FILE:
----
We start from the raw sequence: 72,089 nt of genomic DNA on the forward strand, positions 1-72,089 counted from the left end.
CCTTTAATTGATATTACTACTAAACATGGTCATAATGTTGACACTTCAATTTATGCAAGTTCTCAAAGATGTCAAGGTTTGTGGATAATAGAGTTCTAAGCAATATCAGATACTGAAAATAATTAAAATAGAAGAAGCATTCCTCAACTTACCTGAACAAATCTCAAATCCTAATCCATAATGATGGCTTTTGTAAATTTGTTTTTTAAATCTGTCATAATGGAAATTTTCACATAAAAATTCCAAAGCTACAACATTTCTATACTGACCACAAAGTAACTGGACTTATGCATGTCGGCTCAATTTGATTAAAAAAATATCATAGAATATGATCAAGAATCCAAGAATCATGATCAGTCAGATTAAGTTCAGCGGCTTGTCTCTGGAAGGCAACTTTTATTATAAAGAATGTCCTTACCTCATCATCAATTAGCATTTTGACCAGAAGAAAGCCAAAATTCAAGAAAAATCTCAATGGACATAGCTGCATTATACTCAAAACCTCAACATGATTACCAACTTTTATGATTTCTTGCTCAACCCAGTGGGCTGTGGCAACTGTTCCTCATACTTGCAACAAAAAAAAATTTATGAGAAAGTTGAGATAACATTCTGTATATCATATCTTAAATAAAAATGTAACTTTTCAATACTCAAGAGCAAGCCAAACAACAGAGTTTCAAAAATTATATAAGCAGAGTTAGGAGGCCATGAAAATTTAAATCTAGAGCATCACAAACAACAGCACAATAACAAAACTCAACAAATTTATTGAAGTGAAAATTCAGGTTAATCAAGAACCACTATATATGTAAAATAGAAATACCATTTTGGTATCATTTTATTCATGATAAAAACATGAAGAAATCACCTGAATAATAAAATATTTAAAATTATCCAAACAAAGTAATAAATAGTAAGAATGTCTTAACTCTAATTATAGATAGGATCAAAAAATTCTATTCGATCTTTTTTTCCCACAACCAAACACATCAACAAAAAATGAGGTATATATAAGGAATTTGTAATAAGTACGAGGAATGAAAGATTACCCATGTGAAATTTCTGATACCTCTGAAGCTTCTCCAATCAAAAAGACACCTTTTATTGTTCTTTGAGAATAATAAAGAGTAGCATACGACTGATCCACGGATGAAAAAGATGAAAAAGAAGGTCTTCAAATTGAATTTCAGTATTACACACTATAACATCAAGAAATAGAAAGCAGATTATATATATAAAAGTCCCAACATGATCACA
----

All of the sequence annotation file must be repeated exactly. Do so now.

We start from the raw sequence: 72,089 nt of genomic DNA on the forward strand, positions 1-72,089 counted from the left end.
CCTTTAATTGATATTACTACTAAACATGGTCATAATGTTGACACTTCAATTTATGCAAGTTCTCAAAGATGTCAAGGTTTGTGGATAATAGAGTTCTAAGCAATATCAGATACTGAAAATAATTAAAATAGAAGAAGCATTCCTCAACTTACCTGAACAAATCTCAAATCCTAATCCATAATGATGGCTTTTGTAAATTTGTTTTTTAAATCTGTCATAATGGAAATTTTCACATAAAAATTCCAAAGCTACAACATTTCTATACTGACCACAAAGTAACTGGACTTATGCATGTCGGCTCAATTTGATTAAAAAAATATCATAGAATATGATCAAGAATCCAAGAATCATGATCAGTCAGATTAAGTTCAGCGGCTTGTCTCTGGAAGGCAACTTTTATTATAAAGAATGTCCTTACCTCATCATCAATTAGCATTTTGACCAGAAGAAAGCCAAAATTCAAGAAAAATCTCAATGGACATAGCTGCATTATACTCAAAACCTCAACATGATTACCAACTTTTATGATTTCTTGCTCAACCCAGTGGGCTGTGGCAACTGTTCCTCATACTTGCAACAAAAAAAAATTTATGAGAAAGTTGAGATAACATTCTGTATATCATATCTTAAATAAAAATGTAACTTTTCAATACTCAAGAGCAAGCCAAACAACAGAGTTTCAAAAATTATATAAGCAGAGTTAGGAGGCCATGAAAATTTAAATCTAGAGCATCACAAACAACAGCACAATAACAAAACTCAACAAATTTATTGAAGTGAAAATTCAGGTTAATCAAGAACCACTATATATGTAAAATAGAAATACCATTTTGGTATCATTTTATTCATGATAAAAACATGAAGAAATCACCTGAATAATAAAATATTTAAAATTATCCAAACAAAGTAATAAATAGTAAGAATGTCTTAACTCTAATTATAGATAGGATCAAAAAATTCTATTCGATCTTTTTTTCCCACAACCAAACACATCAACAAAAAATGAGGTATATATAAGGAATTTGTAATAAGTACGAGGAATGAAAGATTACCCATGTGAAATTTCTGATACCTCTGAAGCTTCTCCAATCAAAAAGACACCTTTTATTGTTCTTTGAGAATAATAAAGAGTAGCATACGACTGATCCACGGATGAAAAAGATGAAAAAGAAGGTCTTCAAATTGAATTTCAGTATTACACACTATAACATCAAGAAATAGAAAGCAGATTATATATATAAAAGTCCCAACATGATCACA